Carnegie Corporation - African Universities Gender Research Network (AUGERN)
The aim of the AUGERN network is to create and maintain a network of women leaders in African Universities, through annual meetings focusing on Gender Mainstreaming Implementers, site interventions, workshops, inter-university support, and regular formal communication with other members of the network.
Our Network partners are:
- University of Education Winneba (Ghana)
- Obafemi Awolowo University (Nigeria)
- University of Jos (Nigeria)
- University of Dar Es Salaam (Tanzania)
- Makerere University (Uganda)
The AUGERN Program is funded by the Carnegie Corporation of New York.
Japanese Women's Leadership Initiative (JWLI) Forum Program
The United States-Japan Foundation, based in New York City, approved funding for a three year grant to CGO at the Simmons School of Management to create the Japanese Women's Leadership Initiative Forum Program in Japan. The new program is based upon the success of the US based Japanese Women's Leadership Fellows Program, coupled with the growing interest in nonprofit organizations because of the keen needs of society in Japan, the growth in recognition of the Japanese government of the value or nonprofits organizations and the interest of more women in Japan to take on leadership roles. The program is designed to provide a three-year series of Forums in Japan as part of the movement to create social change by strengthening the capacity of women to provide leadership and work effectively for change while educating a broader audience about the value of the nonprofit sector and its potential role in addressing social issues.
Japanese Women's Leadership Initiative (JWLI) Fellows Program
"The Japanese Women's Leadership Initiative embodies what women can accomplish by identifying their strengths and building their visions...inspiring participants through their experiences, so they can transfer the lessons they've learned to others."(Women MBA: Women of Color Magazine, Spring 2008, Charlotte Thomas)"
Each year, beginning in 2007, four Japanese women have been invited to Boston as JWLI Fellows to learn about the US nonprofit sector and to develop their leadership potential. The program includes "hands-on" training with successful Boston based nonprofit organizations and tutorials in the areas of nonprofit management. During one week of the program, the Fellows participate in the training program, "Strategic Leadership for Women", at the Simmons College School of Management. Each Fellow develops an action plan for implementation upon return to Japan that addresses the goals of their vision and dreams. The JWLI Fellows Program is funded by the Fish Family Foundation.
Read more at the JWLI website and the Japanese Women's Leadership Initiative blog.
Network of Executive Women (NEW)
The Center for Gender in Organizations (CGO) has entered into a one-year contract with the Network of Executive Women (NEW) as the academic partner in the development of a Diversity and Inclusion Survey designed to help member organizations of NEW assess their progress in diversity within their organizations. NEW members are major manufacturing and retail companies. CGO will develop and administer the survey, provide analysis and reports to the participating partners and work with them to identify programs and activities to help them to continue to advance best practices in their organizations. Patricia Deyton, CGO Director, is the Project Lead and Susan Sampson, Professor of Marketing is the research lead on the project.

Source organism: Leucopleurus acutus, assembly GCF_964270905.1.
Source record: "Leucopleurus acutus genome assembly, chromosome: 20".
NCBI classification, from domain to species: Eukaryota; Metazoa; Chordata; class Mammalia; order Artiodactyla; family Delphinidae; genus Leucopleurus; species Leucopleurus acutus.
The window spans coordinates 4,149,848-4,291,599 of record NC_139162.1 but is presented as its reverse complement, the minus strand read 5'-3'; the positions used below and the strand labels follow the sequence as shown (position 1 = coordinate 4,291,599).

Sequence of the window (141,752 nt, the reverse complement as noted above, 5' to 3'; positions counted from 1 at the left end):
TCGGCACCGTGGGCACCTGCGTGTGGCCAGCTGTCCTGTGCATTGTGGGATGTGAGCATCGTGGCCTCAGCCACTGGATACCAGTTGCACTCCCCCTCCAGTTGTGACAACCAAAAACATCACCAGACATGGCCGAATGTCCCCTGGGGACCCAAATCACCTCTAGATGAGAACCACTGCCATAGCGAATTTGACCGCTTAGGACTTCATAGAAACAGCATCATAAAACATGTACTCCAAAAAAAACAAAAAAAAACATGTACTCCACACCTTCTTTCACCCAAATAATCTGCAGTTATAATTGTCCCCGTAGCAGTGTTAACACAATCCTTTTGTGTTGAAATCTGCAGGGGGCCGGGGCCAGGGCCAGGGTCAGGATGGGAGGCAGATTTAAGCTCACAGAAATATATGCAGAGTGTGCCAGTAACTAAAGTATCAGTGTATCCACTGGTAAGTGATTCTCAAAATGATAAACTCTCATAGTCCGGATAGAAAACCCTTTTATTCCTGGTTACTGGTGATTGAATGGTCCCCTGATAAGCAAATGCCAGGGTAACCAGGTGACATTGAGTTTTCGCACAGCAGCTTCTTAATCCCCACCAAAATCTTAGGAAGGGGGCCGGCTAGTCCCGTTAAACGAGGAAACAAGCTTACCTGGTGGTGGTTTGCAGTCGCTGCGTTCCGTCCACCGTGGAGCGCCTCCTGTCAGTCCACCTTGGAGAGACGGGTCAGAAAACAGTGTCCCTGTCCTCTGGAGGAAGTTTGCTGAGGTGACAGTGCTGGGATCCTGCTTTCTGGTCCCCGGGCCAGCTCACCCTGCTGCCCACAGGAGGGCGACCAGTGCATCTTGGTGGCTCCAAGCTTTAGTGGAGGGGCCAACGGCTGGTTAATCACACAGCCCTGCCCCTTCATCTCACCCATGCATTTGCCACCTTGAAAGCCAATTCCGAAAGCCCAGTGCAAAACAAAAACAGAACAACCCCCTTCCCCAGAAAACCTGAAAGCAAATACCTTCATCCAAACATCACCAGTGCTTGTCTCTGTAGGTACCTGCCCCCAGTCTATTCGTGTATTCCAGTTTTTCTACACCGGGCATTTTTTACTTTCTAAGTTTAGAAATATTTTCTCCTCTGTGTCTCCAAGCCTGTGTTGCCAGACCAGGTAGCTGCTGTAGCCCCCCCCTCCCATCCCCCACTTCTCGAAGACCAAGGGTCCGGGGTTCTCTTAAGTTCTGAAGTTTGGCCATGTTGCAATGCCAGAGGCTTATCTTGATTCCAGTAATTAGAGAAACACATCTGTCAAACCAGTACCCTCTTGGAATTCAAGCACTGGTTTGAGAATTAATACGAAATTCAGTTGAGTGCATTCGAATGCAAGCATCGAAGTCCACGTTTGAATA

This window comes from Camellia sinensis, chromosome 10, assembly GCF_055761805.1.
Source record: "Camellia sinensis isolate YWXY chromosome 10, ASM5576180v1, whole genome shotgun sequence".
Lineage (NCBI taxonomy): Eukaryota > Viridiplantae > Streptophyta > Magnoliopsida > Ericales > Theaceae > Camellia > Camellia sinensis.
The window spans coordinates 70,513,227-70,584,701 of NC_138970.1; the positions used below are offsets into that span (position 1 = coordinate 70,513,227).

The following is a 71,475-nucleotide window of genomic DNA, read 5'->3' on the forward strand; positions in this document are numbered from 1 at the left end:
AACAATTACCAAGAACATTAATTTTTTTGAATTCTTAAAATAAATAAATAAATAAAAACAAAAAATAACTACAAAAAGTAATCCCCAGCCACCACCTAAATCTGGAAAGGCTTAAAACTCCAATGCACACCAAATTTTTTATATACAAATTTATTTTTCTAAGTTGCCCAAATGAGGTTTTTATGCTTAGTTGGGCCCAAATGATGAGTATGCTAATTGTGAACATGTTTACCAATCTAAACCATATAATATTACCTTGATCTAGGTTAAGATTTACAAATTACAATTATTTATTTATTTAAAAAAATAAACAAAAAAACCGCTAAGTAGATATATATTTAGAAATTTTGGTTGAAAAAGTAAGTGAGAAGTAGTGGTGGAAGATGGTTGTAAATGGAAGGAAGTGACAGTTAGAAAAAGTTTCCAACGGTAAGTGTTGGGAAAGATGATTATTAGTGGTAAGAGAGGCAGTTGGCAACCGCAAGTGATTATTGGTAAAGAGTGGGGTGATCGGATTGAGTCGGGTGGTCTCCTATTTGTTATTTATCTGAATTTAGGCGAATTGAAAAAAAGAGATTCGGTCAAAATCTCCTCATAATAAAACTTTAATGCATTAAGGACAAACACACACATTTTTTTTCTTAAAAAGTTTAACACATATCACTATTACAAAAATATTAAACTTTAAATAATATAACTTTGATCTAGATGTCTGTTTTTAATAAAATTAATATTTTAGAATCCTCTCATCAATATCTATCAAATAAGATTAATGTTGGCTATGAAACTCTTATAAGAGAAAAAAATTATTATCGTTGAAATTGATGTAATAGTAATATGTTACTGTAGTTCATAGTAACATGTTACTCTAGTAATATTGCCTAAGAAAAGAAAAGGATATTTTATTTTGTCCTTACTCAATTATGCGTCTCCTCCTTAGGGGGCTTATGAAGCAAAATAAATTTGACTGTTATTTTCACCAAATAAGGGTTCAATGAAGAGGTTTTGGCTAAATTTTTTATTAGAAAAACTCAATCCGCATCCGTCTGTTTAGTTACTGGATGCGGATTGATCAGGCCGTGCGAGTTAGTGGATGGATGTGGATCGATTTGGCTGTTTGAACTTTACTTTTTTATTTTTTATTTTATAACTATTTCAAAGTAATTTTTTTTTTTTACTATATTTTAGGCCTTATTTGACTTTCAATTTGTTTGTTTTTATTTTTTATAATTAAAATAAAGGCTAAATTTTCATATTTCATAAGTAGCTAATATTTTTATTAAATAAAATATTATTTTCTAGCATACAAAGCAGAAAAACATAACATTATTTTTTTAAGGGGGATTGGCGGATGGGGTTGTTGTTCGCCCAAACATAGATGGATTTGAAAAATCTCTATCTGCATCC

NIH- Promoting and Supporting the Careers of Women of Color in Academic Medicine
Through a multi-year grant from the National Institutes of Health, CGO, as a subcontractor of Harvard Medical School, is conducting an interdisciplinary, multi-institutional, mixed-methods study, Factors that Promote and Support the Careers of Women of Color in Academic Medicine, that seeks to clarify the characteristics and interrelationships of institutional, individual and sociocultural factors that influence the entry, progression, persistence and advancement of women of color (WOC) (African American, Hispanic, Native American/Alaskan Native, and Asian American) faculty in academic medicine.
The overall research question and hypothesis will be addressed through four aims:
To characterize academic medical institutions in terms of institutional structure, mission, promotion and tenure policies and faculty supports, especially for WOC
To characterize individual, institutional and sociocultural factors that influence the entry, progression and persistence of WOC in academic medical careers
To determine the career trajectories, including the performance of WOC in academic medical careers
To elucidate the interplay between individual, institutional, and sociocultural factors as they relate to career outcomes.
National Council for Research on Women (NCRW)
Diversifying the Leadership of Women's Research Centers is a two-year Ford Foundation-funded project aimed at ~Center for the Study of Women in Society, U of Oregon, Eugene, ORCGO will use the grant for the implementation of two diversity leadership strategies: the creation and institutionalization of a Steering Committee of women of color and the creation of the New Generation of Scholars Program for young women of color. At present, there are five women of color CGO affiliates, but only one of these women is based at Simmons. The women of color steering committee will develop a two-year plan for determining the direction of research, publications, outside speakers and opportunities for affiliate speaking engagements in the areas of gender and diversity at CGO. For the New Scholars Program, three women from the designated groups who are conducting cutting-edge research were selected to receive editorial, publication and dissemination support.